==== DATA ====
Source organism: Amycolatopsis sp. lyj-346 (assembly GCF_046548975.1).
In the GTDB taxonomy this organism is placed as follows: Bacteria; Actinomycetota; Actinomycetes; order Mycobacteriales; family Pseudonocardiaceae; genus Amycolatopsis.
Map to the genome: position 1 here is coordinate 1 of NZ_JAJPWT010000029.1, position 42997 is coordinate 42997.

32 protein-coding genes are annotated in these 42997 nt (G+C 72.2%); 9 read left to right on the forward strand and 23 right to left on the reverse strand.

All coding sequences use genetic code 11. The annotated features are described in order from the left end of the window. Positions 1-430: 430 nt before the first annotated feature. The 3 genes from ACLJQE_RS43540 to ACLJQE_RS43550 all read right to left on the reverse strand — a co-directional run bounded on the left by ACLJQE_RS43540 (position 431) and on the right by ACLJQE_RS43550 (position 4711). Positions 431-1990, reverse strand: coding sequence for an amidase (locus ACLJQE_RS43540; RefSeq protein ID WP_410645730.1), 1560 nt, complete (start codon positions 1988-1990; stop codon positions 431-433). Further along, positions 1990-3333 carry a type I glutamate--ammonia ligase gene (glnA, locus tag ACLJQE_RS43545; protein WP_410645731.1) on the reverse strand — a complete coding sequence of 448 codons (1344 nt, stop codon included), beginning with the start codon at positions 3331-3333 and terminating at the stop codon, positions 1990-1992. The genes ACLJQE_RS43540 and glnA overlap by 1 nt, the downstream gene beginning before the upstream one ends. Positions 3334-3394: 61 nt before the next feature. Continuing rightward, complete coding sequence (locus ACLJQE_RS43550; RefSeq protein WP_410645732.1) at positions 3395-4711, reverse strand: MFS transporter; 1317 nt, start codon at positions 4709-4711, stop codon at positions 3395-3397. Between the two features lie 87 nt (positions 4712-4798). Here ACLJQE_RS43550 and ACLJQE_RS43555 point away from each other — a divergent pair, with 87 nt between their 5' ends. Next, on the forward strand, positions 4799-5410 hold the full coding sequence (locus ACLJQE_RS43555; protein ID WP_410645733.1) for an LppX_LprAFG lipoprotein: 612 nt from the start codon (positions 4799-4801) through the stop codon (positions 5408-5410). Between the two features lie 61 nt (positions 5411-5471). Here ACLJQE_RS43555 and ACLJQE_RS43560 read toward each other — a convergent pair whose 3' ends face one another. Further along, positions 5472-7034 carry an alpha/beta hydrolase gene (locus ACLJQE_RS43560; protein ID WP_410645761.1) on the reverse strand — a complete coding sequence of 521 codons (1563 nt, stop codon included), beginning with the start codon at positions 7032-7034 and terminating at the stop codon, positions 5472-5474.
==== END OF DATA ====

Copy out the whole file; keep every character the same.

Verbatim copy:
Source organism: Amycolatopsis sp. lyj-346 (assembly GCF_046548975.1).
In the GTDB taxonomy this organism is placed as follows: Bacteria; Actinomycetota; Actinomycetes; order Mycobacteriales; family Pseudonocardiaceae; genus Amycolatopsis.
Map to the genome: position 1 here is coordinate 1 of NZ_JAJPWT010000029.1, position 42997 is coordinate 42997.

32 protein-coding genes are annotated in these 42997 nt (G+C 72.2%); 9 read left to right on the forward strand and 23 right to left on the reverse strand.

All coding sequences use genetic code 11. The annotated features are described in order from the left end of the window. Positions 1-430: 430 nt before the first annotated feature. The 3 genes from ACLJQE_RS43540 to ACLJQE_RS43550 all read right to left on the reverse strand — a co-directional run bounded on the left by ACLJQE_RS43540 (position 431) and on the right by ACLJQE_RS43550 (position 4711). Positions 431-1990, reverse strand: coding sequence for an amidase (locus ACLJQE_RS43540; RefSeq protein ID WP_410645730.1), 1560 nt, complete (start codon positions 1988-1990; stop codon positions 431-433). Further along, positions 1990-3333 carry a type I glutamate--ammonia ligase gene (glnA, locus tag ACLJQE_RS43545; protein WP_410645731.1) on the reverse strand — a complete coding sequence of 448 codons (1344 nt, stop codon included), beginning with the start codon at positions 3331-3333 and terminating at the stop codon, positions 1990-1992. The genes ACLJQE_RS43540 and glnA overlap by 1 nt, the downstream gene beginning before the upstream one ends. Positions 3334-3394: 61 nt before the next feature. Continuing rightward, complete coding sequence (locus ACLJQE_RS43550; RefSeq protein WP_410645732.1) at positions 3395-4711, reverse strand: MFS transporter; 1317 nt, start codon at positions 4709-4711, stop codon at positions 3395-3397. Between the two features lie 87 nt (positions 4712-4798). Here ACLJQE_RS43550 and ACLJQE_RS43555 point away from each other — a divergent pair, with 87 nt between their 5' ends. Next, on the forward strand, positions 4799-5410 hold the full coding sequence (locus ACLJQE_RS43555; protein ID WP_410645733.1) for an LppX_LprAFG lipoprotein: 612 nt from the start codon (positions 4799-4801) through the stop codon (positions 5408-5410). Between the two features lie 61 nt (positions 5411-5471). Here ACLJQE_RS43555 and ACLJQE_RS43560 read toward each other — a convergent pair whose 3' ends face one another. Further along, positions 5472-7034 carry an alpha/beta hydrolase gene (locus ACLJQE_RS43560; protein ID WP_410645761.1) on the reverse strand — a complete coding sequence of 521 codons (1563 nt, stop codon included), beginning with the start codon at positions 7032-7034 and terminating at the stop codon, positions 5472-5474.